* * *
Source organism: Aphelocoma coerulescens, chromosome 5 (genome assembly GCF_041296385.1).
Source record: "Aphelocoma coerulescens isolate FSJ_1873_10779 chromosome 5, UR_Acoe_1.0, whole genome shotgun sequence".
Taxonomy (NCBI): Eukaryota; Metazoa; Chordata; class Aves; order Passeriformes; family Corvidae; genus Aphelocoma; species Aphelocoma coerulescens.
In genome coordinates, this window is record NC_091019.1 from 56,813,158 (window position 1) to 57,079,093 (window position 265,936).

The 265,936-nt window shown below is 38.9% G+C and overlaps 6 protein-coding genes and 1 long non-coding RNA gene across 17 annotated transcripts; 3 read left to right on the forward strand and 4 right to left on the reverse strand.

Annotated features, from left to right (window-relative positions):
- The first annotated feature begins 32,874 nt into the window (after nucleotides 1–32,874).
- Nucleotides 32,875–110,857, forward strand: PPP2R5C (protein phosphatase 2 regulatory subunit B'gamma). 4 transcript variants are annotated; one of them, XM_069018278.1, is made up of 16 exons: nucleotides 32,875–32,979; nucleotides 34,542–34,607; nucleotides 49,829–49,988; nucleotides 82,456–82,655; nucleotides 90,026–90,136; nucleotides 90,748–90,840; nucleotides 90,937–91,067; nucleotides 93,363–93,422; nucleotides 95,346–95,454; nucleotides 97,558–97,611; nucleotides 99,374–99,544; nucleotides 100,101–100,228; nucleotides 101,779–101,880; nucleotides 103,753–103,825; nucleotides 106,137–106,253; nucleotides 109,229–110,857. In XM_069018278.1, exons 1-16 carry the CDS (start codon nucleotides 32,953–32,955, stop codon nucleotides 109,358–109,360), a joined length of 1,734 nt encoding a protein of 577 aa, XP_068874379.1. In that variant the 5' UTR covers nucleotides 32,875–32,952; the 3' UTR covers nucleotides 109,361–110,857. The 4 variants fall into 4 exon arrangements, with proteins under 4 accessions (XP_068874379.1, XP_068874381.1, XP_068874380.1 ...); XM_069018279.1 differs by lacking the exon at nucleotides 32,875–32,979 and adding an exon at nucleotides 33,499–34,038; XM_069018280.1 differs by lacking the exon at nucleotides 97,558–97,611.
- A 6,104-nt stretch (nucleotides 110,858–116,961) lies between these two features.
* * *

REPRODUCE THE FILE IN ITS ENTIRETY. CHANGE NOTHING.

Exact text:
Source organism: Aphelocoma coerulescens, chromosome 5 (genome assembly GCF_041296385.1).
Source record: "Aphelocoma coerulescens isolate FSJ_1873_10779 chromosome 5, UR_Acoe_1.0, whole genome shotgun sequence".
Taxonomy (NCBI): Eukaryota; Metazoa; Chordata; class Aves; order Passeriformes; family Corvidae; genus Aphelocoma; species Aphelocoma coerulescens.
In genome coordinates, this window is record NC_091019.1 from 56,813,158 (window position 1) to 57,079,093 (window position 265,936).

The 265,936-nt window shown below is 38.9% G+C and overlaps 6 protein-coding genes and 1 long non-coding RNA gene across 17 annotated transcripts; 3 read left to right on the forward strand and 4 right to left on the reverse strand.

Annotated features, from left to right (window-relative positions):
- The first annotated feature begins 32,874 nt into the window (after nucleotides 1–32,874).
- Nucleotides 32,875–110,857, forward strand: PPP2R5C (protein phosphatase 2 regulatory subunit B'gamma). 4 transcript variants are annotated; one of them, XM_069018278.1, is made up of 16 exons: nucleotides 32,875–32,979; nucleotides 34,542–34,607; nucleotides 49,829–49,988; nucleotides 82,456–82,655; nucleotides 90,026–90,136; nucleotides 90,748–90,840; nucleotides 90,937–91,067; nucleotides 93,363–93,422; nucleotides 95,346–95,454; nucleotides 97,558–97,611; nucleotides 99,374–99,544; nucleotides 100,101–100,228; nucleotides 101,779–101,880; nucleotides 103,753–103,825; nucleotides 106,137–106,253; nucleotides 109,229–110,857. In XM_069018278.1, exons 1-16 carry the CDS (start codon nucleotides 32,953–32,955, stop codon nucleotides 109,358–109,360), a joined length of 1,734 nt encoding a protein of 577 aa, XP_068874379.1. In that variant the 5' UTR covers nucleotides 32,875–32,952; the 3' UTR covers nucleotides 109,361–110,857. The 4 variants fall into 4 exon arrangements, with proteins under 4 accessions (XP_068874379.1, XP_068874381.1, XP_068874380.1 ...); XM_069018279.1 differs by lacking the exon at nucleotides 32,875–32,979 and adding an exon at nucleotides 33,499–34,038; XM_069018280.1 differs by lacking the exon at nucleotides 97,558–97,611.
- A 6,104-nt stretch (nucleotides 110,858–116,961) lies between these two features.